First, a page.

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From 1557, no one was allowed to print in England unless they were a member of the Stationers’ Company (a London-based trade and craft organization) or held a royal “privilege.” In order to protect members’ interests, the Company required that anyone wanting to publish a work had to seek authorization from senior company officers. This protected the work from being reprinted or commercially threatened by other members without permission. Obtaining authorization was compulsory, but the member also had the option of entering the work’s title into the “Stationers’ Register,” which had the advantage that the publisher was not depending solely on the memory of the officers or the retention of the original signed manuscript to defend his or her rights.

For the first twenty-five years, permission was conditional on publication of the work; after that, the act of permission itself granted immediate protection. These publishing rights—or “copy”—were initially understood to last for an individual’s lifetime, although by the early seventeenth century they were considered perpetual and could be bequeathed or transferred to any other member.

The Register thus records the right to publish (not the publication itself) of many, but not all, works published in England during Shakespeare’s lifetime. When Isaac Jaggard and Edward Blount entered the First Folio in November 1623, they could only enter those works for which no previous right to publish had been asserted, and had to negotiate agreements with publishers who already owned the rights to publish specific plays.

The Register was central to the Copyright Act of 1710, and remained a key element in copyright legislation until the Copyright Act of 1911. The rights to publish Shakespeare’s works were bequeathed and traded throughout the seventeenth and eighteenth century. The Register contains 34 entries for Shakespeare’s plays and poems, up to and including the First Folio (1623).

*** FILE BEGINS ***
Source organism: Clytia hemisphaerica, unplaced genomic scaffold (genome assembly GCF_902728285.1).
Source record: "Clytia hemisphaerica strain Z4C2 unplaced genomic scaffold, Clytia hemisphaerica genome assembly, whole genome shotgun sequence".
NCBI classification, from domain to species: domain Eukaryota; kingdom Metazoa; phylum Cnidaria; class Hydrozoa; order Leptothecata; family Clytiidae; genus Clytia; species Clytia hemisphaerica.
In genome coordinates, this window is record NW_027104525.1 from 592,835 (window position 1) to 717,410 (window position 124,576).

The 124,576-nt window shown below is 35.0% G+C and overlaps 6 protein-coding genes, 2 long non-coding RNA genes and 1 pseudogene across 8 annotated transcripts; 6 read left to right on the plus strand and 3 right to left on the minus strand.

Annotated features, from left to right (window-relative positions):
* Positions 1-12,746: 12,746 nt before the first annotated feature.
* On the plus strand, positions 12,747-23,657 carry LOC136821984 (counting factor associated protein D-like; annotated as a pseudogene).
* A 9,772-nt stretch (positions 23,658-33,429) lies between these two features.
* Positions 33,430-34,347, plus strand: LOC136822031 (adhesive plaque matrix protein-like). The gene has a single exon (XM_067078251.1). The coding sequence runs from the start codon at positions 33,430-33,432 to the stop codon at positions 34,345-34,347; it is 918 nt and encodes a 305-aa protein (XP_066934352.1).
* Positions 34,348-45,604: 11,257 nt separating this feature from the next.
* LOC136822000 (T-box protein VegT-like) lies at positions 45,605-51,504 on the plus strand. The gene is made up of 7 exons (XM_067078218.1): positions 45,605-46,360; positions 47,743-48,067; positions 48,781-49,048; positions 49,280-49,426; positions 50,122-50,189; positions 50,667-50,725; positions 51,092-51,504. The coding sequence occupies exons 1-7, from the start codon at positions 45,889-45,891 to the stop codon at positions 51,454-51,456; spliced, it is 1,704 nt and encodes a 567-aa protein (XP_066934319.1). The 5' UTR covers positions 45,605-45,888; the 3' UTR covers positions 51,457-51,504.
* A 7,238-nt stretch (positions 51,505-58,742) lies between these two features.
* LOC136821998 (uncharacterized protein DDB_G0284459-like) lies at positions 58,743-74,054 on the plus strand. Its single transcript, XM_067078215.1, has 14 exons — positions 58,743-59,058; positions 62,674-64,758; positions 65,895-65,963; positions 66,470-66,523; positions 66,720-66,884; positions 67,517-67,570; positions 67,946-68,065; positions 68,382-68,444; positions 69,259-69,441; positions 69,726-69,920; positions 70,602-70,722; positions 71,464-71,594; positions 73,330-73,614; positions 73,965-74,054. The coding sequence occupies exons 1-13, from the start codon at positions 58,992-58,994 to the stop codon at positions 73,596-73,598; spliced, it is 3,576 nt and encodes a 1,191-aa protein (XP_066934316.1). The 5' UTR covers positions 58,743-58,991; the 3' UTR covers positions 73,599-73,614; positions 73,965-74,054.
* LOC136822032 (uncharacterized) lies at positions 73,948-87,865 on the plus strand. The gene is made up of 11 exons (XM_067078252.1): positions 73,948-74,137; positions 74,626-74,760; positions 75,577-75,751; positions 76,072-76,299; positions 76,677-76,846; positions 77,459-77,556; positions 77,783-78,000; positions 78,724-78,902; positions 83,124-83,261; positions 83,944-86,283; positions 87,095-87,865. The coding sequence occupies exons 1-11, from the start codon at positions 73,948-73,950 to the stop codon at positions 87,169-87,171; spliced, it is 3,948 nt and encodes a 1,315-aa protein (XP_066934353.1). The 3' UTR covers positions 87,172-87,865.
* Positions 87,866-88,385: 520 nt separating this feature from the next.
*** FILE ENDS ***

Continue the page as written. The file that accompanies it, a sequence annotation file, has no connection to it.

The Register contains records from 1557 to 1911 (apart from 1571–6); the pre-1842 volumes are held at Stationers’ Hall in London.

Contributed by Ian Gadd.

All Documents

August 4, 1600
On August 4, 1600, Henry V, Much Ado About Nothing, and As You Like It (along with a fourth play not authored by Shakespeare, Every Man in His Humor) were noted on the flyleaf of Liber C of the Stationer's Company.
August 11 and 14, 1600
Sir John Oldcastle was entered into Liber C of the Stationers' Company on August 11, 1600.
August 23, 1600
On August 23, 1600, William Shakespeare's name appears for the first of five times in the Stationers' Register as "Mr Shakespere." The London publishers Andrew Wise and William Aspley entered two of his plays at that time: Much Ado About Nothing, entered
October 8, 1600
A Midsummer Night's Dream was entered into Liber C of the Stationer's Company on October 8, 1600.
August 11, 1602
Thomas, Lord Cromwell was entered into Liber C of the Stationers' Company on August 11, 1602.
January 18, 1602
The Merry Wives of Windsor was entered twice into Liber C of the Stationers' Company on January 18, 1602, shown above. John Busby, who made the first entry for that day, printed no known copies, and had never registered the title previously.
April 19, 1602
Henry VI Part 1 and Part 2 and Titus Andronicus  were entered into Liber C of the Stationers' Company on April 19, 1602.
July 26, 1602
Hamlet was entered into Liber C of the Stationers' Company on July 26, 1602.
February 7, 1603
Troilus and Cressida was entered for the first time in Liber C of the Stationers' Company on February 7, 1603.
June 25, 1603
Richard III,  Richard II, and Henry IV Part 1 were all transferred to publisher Matthew Law from publisher Andrew Wise in an entry in Liber C of the Stationers' Company, dated June 25, 1603.

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